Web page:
Policy timetable for moving to green economy

8th August 2011

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  • Natural resources ,
  • Management ,
  • Waste ,
  • Procurement



The UK government has published an overview of how it plans to support the transition to a green economy. It includes a timetable of current and pending policy and suggested actions for businesses.

Enabling the transition to a green economy, published jointly by DECC, Defra and the Department for Business, Innovation and Skills, briefly sets out the government’s green policies and illustrates how they fit in its overall push towards a green economy, and the benefits this will bring for businesses.

Areas covered in the 12-page document include the government’s commitment to pushing forward international action on climate change to ensure the UK’s competitiveness, plans to encourage investment in new low-carbon technology through the planned Green Investment Bank, reform of the electricity market, and how it will lead by example through the adoption of sustainable procurement standards.

Created in response to private sector requests for greater clarity, the policy summary also sets out a series of actions businesses could adopt to aid the transition, including becoming increasingly energy and resource efficient, designing greener products and processes, and investing in new infrastructure to support the green economy.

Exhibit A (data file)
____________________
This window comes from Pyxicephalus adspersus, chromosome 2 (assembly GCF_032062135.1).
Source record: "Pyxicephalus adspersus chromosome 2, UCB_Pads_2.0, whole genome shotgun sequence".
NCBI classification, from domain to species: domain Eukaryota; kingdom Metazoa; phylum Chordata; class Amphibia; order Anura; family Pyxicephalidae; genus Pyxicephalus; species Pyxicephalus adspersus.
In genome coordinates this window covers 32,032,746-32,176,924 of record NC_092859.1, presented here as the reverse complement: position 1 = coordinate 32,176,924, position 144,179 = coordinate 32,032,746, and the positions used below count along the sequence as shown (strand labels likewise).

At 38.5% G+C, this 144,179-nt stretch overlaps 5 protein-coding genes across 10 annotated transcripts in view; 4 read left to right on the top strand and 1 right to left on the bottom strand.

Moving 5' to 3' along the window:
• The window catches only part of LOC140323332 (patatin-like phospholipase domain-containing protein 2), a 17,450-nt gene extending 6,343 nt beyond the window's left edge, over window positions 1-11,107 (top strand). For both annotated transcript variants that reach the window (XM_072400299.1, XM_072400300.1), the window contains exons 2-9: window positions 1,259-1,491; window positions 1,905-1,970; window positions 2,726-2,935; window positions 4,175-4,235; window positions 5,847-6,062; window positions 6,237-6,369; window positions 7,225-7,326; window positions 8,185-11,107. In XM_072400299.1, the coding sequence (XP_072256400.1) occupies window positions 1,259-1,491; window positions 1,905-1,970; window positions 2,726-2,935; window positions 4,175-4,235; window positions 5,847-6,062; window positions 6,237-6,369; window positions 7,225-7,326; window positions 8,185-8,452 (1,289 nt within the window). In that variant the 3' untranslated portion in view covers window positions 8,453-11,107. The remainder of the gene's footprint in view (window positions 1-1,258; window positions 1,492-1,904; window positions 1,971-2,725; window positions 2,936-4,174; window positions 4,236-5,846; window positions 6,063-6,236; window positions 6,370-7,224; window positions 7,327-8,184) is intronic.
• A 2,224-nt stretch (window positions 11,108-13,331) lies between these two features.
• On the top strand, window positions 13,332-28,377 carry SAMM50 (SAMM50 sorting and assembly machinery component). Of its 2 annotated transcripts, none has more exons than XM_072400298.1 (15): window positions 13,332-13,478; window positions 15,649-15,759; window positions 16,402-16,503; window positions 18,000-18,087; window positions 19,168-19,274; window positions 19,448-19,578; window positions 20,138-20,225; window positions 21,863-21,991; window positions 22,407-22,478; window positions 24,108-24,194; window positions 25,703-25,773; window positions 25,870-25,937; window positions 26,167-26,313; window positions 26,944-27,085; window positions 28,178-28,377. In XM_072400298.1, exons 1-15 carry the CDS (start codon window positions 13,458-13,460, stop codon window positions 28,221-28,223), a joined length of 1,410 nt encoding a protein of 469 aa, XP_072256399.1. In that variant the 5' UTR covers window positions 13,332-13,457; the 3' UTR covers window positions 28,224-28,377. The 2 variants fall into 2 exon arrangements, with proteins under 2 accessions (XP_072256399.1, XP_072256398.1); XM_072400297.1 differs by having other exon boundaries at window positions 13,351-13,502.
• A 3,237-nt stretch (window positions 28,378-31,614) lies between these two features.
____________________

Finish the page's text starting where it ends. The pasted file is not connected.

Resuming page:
“British businesses hold the key to making a success of the green economy and the coalition wants to do everything it can to dismantle the barriers to making that happen,” says energy and climate change secretary Chris Huhne.

“In the end game, British business will be better off from the more stable and secure economy that will come from reducing our dependence on fossil fuels.”

The document also briefly mentions the need to ensure the UK workforce has the right skills to “help businesses use natural resources efficiently and sustainably”, saying a collaboration of sector skills councils will help businesses to understand changing skills requirements.

While welcoming the publication overall as a useful tool to show businesses how individual government policies will work as a coherent whole, IEMA expressed disappointment that in a document setting out a transition to a greener economy, there isn’t far greater emphasis on greener skills.

Martin Baxter, IEMA’s director of policy said: "The skills of the UK workforce are critical in transitioning to a green economy and yet there doesn’t seem to be any firm action on ensuring that all jobs are done in a greener way.

"Business needs to be supported to specify the skills they need to cover environmental and sustainability issues. That’s why IEMA is working directly with companies to understand what they require from their staff and translate these needs into an environmental skills map for the profession."

Alongside the overview, two timelines were published: the first details government policy moving forward, including the introduction of the Renewable Heat Initiative and the publication of the water White Paper later this year; the other gives approximate times for investment in renewable technologies, green infrastructure and tackling waste.


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